But American delusions of hegemony prevented them from believing China and Russia’s public profession of "a relationship that probably cannot be compared with anything in the world," of a "relationship [that] even exceeds an alliance in its closeness and effectiveness." Instead of cracking under US pressure, China stunned the States by reaffirming that "The friendship between the two peoples is iron clad.”
That promise was fulfilled when China twice abstained from siding with the US over Russia at the UN: first in the nonbinding General Assembly vote and then in the more important and legally binding Security Council vote.
And it was not only China that the US misread. Despite intense pressure from the US for India to take a clear position and abandon Russia, India joined China and abstained first in the Security Council and then a second time even in the non-binding General Assembly vote.
But it is not only the two largest countries in the world that the US had misread. They had misread the world and failed to see the shift in progress away from a unipolar world. There was a startling divide in the General Assembly vote that has not been reflected in the US government nor media picture of a unipolar world united against Russia. Many countries hesitated to gravitate tightly to the US pole.
While the European and English speaking world voted in a bloc under US hegemony, other parts of the world were more divided. There was a gulf between the nations that have benefited from the US led unipolar world and those who have been the victims of that benefit. Nearly half of Africa abstained from the General Assembly vote.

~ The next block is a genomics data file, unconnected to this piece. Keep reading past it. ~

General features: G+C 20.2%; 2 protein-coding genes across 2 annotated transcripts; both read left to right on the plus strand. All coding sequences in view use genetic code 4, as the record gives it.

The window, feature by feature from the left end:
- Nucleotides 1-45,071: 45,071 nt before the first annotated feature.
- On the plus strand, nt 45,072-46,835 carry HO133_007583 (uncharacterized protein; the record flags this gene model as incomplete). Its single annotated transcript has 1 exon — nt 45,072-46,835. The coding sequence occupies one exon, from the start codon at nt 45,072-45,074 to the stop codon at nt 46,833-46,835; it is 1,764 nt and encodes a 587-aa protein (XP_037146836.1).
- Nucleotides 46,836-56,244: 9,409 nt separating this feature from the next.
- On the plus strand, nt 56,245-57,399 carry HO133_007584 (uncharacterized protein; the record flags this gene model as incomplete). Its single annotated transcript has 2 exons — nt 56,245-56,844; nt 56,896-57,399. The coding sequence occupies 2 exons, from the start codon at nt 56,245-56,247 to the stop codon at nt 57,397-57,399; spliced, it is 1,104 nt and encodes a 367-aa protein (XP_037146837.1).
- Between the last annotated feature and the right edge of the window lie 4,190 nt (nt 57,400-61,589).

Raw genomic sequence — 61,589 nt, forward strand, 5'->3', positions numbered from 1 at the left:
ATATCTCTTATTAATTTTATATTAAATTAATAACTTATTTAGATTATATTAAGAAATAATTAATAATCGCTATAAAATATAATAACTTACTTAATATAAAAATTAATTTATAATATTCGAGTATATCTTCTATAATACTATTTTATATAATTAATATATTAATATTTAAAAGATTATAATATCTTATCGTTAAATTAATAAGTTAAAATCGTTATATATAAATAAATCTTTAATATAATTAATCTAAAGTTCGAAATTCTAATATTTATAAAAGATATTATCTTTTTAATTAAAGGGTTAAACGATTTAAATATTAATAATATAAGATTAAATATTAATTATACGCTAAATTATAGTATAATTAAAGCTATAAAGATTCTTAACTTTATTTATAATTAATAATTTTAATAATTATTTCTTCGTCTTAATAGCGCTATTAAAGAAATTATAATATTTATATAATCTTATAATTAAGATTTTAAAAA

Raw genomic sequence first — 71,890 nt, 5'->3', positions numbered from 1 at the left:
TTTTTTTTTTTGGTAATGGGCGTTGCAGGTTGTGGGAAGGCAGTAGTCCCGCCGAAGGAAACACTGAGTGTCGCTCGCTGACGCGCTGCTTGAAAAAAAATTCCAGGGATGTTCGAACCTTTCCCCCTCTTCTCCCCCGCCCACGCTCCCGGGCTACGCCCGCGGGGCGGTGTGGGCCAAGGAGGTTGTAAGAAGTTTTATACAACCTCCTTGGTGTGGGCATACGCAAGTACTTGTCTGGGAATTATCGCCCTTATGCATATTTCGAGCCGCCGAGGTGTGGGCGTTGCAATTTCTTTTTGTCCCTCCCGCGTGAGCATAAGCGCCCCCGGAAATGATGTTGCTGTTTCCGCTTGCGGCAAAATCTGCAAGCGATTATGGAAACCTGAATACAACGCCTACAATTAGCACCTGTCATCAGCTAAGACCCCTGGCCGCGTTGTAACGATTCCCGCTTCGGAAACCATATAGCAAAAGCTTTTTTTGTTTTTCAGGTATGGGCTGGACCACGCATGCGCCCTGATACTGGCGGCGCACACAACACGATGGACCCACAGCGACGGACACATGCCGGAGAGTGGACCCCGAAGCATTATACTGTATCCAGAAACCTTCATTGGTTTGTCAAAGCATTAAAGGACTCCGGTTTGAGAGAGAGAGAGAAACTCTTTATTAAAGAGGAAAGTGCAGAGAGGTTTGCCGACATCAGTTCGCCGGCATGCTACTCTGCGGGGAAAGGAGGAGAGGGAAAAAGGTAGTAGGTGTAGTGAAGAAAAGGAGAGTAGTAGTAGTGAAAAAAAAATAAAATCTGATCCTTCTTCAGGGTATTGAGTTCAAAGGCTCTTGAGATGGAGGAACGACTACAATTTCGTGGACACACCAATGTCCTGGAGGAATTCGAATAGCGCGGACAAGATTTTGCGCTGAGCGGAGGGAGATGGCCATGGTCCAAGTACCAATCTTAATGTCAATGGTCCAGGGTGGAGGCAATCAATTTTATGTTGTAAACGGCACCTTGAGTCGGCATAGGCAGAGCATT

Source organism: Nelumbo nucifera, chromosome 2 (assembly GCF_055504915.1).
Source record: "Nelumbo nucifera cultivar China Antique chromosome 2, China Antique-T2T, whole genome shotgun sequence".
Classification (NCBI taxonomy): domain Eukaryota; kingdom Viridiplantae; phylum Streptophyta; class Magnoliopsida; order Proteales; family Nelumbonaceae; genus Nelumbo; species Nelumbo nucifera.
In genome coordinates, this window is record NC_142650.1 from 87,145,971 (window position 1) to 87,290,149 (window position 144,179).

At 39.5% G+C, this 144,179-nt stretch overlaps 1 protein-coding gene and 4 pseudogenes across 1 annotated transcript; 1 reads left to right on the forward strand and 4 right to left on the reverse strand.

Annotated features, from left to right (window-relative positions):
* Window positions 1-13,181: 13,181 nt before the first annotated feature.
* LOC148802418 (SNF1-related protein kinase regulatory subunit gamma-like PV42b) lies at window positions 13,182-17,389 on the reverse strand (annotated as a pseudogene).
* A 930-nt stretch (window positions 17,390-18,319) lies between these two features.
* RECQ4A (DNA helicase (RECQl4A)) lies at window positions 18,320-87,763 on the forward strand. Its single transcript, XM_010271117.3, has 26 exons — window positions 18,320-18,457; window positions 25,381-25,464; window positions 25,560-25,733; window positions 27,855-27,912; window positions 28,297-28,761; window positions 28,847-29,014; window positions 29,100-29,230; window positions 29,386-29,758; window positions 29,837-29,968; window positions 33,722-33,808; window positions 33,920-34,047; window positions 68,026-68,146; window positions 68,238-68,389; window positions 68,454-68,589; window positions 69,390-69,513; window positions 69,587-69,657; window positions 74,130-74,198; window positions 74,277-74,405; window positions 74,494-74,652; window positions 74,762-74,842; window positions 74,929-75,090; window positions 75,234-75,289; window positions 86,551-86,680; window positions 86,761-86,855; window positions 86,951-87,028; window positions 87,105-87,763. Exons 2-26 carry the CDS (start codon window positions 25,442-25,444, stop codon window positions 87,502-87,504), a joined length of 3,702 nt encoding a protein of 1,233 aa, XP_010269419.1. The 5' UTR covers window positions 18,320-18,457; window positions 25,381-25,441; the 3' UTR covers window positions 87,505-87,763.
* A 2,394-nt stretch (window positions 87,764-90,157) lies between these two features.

Much of Africa, Latin America, the Middle East and the wider Muslim world has hedged its support of the US. These regions that have born the cost of the benefits the US led unipolar world delivered to Europe and the English speaking world are more skeptical of the US narrative and more hesitant to trust its self portrayal as defender of small nations against larger, hungrier invaders who side step the Security Council and dismiss international law.
Though it is hard to get an authoritative picture of which countries, while declining to vote against US pressure in a non legally binding General Assembly vote, went beyond their vote and acted in a manner consistent with the US reading of the world, Noam Chomsky has recently pointed out "that most of the world is keeping apart" from the action. He uses sanctions over non-binding votes as a measure and cites a map of sanctions against Russia by political analyst John Whitbeck that paints "the U.S. and the rest of the Anglosphere, Europe and some of East Asia" in one color but "[n]one in the global south."
The US is correct in reading the world as being united in condemning Russia’s illegal invasion of Ukraine. But China’s strength in rebuffing US hegemonic dictates, its strengthened commitment to a partnership with Russia that counterbalances the US in an attempt to create a new multipolar world, and the divide in the world between Europe and the English speaking world who want to hold on to the privilege they have enjoyed in the US led unipolar world and the majority of the world who is resisting the pull of the single pole, suggest that the US, struggling under the aging delusion of hegemony, is still reading the world wrong.
Ted Snider has a graduate degree in philosophy and writes on analyzing patterns in US foreign policy and history.